Plantae > Tracheophyta > Pinopsida > Pinales > Pinaceae > Pinus > Pinus coulteri

Pinus coulteri (Bigcone pine; Coulter pine; Coulter's pine)

Synonyms: Pinus ponderosa subsp. coulteri
Language: Fre; Ger; Hun; Ita; Spa

Wikipedia Abstract

The Coulter pine or big-cone pine, Pinus coulteri, is a native of the coastal mountains of Southern California and northern Baja California (Mexico). Isolated groves are found as far north as the San Francisco Bay Area in Mt. Diablo State Park and Black Diamond Mines Regional Preserve. The species is named after Thomas Coulter, an Irish botanist and physician.The Coulter pine produces the largest cone of any pine tree. Although it has a limited range in the wild, it is a popular ornamental tree.
View Wikipedia Record: Pinus coulteri


Height [3]  59 feet (18 m)
Width [3]  23 feet (7 m)
Air Quality Improvement [1]  Medium
Allergen Potential [1]  Medium-Low
Carbon Capture [1]  Low
Screening - Summer [2]  Dense
Screening - Winter [2]  Dense
Shade Percentage [1]  83 %
Temperature Reduction [1]  Medium-Low
Wind Reduction [1]  High
Hardiness Zone Minimum [1]  USDA Zone: 9 Low Temperature: 20 F° (-6.7 C°) → 30 F° (-1.1 C°)
Hardiness Zone Maximum [1]  USDA Zone: 10 Low Temperature: 30 F° (-1.1 C°) → 40 F° (4.4 C°)
Light Preference [2]  Full Sun
Soil Acidity [2]  Neutral
Soil Fertility [2]  Infertile
Water Use [1]  Moderate to Low
Flower Color [2]  Yellow
Foliage Color [2]  Green
Fruit Color [2]  Brown
Bloom Period [2]  Late Spring
Drought Tolerance [2]  Low
Edible [3]  May be edible. See the Plants For A Future link below for details.
Fire Tolerance [2]  Low
Flower Type [3]  Monoecious
Frost Free Days [2]  7 months 10 days
Fruit/Seed Abundance [2]  High
Fruit/Seed Begin [2]  Summer
Fruit/Seed End [2]  Fall
Growth Form [2]  Single Stem
Growth Period [2]  Spring, Summer
Growth Rate [2]  Slow
Hazards [3]  The wood, sawdust and resins from various species of pine can cause dermatitis in sensitive people;
Leaf Type [3]  Evergreen
Lifespan [2]  Perennial
Pollinators [3]  Wind
Propagation [2]  Bare Root, Container, Seed
Root Depth [2]  3.3 feet (102 cm)
Seed Spread Rate [2]  Slow
Seed Vigor [2]  Medium
Seeds Per [2]  1360 / lb (2998 / kg)
Shape/Orientation [2]  Conical
Specific Gravity [4]  0.47
Structure [3]  Tree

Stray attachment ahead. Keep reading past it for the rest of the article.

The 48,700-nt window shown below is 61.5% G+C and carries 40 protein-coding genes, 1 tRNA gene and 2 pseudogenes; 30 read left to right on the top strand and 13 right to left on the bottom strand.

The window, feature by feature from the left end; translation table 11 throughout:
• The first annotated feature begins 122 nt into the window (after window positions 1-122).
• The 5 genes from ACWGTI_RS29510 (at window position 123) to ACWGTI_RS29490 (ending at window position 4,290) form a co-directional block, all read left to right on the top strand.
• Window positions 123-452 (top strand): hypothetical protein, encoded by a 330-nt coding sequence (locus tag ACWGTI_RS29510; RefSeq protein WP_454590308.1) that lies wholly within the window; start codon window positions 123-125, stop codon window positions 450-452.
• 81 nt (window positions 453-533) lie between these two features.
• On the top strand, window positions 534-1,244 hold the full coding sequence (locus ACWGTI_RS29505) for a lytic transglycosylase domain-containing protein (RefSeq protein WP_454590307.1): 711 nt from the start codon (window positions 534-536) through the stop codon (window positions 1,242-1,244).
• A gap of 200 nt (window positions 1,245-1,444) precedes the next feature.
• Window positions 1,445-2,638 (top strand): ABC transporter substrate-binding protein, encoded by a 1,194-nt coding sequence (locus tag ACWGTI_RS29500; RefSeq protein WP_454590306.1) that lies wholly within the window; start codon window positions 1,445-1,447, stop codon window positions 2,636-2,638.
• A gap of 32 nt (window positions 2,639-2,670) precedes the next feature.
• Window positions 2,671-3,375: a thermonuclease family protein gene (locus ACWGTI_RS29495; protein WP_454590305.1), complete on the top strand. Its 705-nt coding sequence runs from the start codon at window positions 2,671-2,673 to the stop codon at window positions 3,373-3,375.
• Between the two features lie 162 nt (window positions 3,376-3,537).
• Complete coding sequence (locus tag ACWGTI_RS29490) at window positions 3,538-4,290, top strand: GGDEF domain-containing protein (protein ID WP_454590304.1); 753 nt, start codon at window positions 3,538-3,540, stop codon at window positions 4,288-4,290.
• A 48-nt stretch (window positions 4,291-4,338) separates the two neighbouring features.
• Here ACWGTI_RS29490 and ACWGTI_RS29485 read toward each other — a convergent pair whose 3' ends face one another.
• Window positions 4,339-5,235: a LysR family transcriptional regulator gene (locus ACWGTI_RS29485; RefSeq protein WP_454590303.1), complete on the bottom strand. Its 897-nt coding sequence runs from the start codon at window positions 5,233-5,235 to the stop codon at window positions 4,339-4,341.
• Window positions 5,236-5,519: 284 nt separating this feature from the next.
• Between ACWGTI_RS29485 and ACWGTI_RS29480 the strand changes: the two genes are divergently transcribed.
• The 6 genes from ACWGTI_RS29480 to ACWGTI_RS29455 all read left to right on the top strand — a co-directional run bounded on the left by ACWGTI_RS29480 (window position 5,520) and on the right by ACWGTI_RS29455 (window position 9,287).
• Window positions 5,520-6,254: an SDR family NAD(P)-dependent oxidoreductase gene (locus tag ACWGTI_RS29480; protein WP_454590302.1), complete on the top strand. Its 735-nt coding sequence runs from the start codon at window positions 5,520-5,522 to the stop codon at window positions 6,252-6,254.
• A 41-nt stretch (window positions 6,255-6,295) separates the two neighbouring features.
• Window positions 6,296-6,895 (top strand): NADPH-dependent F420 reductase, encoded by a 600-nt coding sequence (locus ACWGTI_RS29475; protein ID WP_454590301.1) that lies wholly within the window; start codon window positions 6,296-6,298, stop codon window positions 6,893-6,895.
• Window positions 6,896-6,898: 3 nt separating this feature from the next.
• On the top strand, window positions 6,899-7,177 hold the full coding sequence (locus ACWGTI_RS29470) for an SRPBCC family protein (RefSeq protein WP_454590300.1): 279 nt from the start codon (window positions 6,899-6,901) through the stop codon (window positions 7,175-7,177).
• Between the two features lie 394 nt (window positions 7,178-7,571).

Usage [3]  A tan or green dye is obtained from the needles; The needles contain a substance called terpene, this is released when rain washes over the needles and it has a negative effect on the germination of some plants, including wheat; Oleo-resins are present in the tissues of all species of pines, but these are often not present in sufficient quantity to make their extraction economically worthwhile; The resins are obtained by tapping the trunk, or by destructive distillation of the wood; In general, trees from warmer areas of distribution give the higher yields; Turpentine consists of an average of 20% of the oleo-resin; Turpentine has a wide range of uses including as a solvent for waxes etc, for making varnish, medicinal etc; Rosin is the substance left after turpentine is removed. This is used by violinists on their bows and also in making sealing wax, varnish etc; Pitch can also be obtained from the resin and is used for waterproofing, as a wood preservative etc. Wood - coarse-grained, light, soft, not strong. Occasionally used for fuel and second class lumber;
Vegetative Spread Rate [2]  None
View Plants For A Future Record : Pinus coulteri


Aspidaspis florenciae (florence scale)[5]
Coloradia pandora (Pandora moth)[6]
Dioryctria cambiicola[6]
Ernobius montanus[7]

Range Map

U.S.A.: California (Coast Ranges); Mexico: Baja California Norte. TDWG: 76 CAL 79 MXN-BC; USA: California (Coast Ranges); Mexico: Baja California Norte.. TDWG: 76 CAL 79 MXN-BC;



Attributes / relations provided by 1i-Tree Species v. 4.0, developed by the USDA Forest Service's Northern Research Station and SUNY-ESF using the Horticopia, Inc. plant database. 2USDA Plants Database, U. S. Department of Agriculture 3Plants For A Future licensed under a Creative Commons License 4Forest Inventory and Analysis DB version 5.1, May 4, 2013, U.S. Forest Service 5Ben-Dov, Y., Miller, D.R. & Gibson, G.A.P. ScaleNet 4 November 2009 6HOSTS - a Database of the World's Lepidopteran Hostplants Gaden S. Robinson, Phillip R. Ackery, Ian J. Kitching, George W. Beccaloni AND Luis M. Hernández 7Negron, Jose F. 1995. Cone and Seed Insects Associated with Piñon Pine. In: Shaw, Douglas W.; Aldon, Earl F.; LoSapio, Carol, technical coordinators. Desired future conditions for piñon- juniper ecosystems: Proceedings of the symposium; 1994 August 8-12; Flagstaff, AZ. Gen. Tech. Rep. RM-258. Fort Collins, CO: U.S. Department of Agriculture, Forest Service, Rocky Mountain Forest and Range Experiment Station: 97-106.
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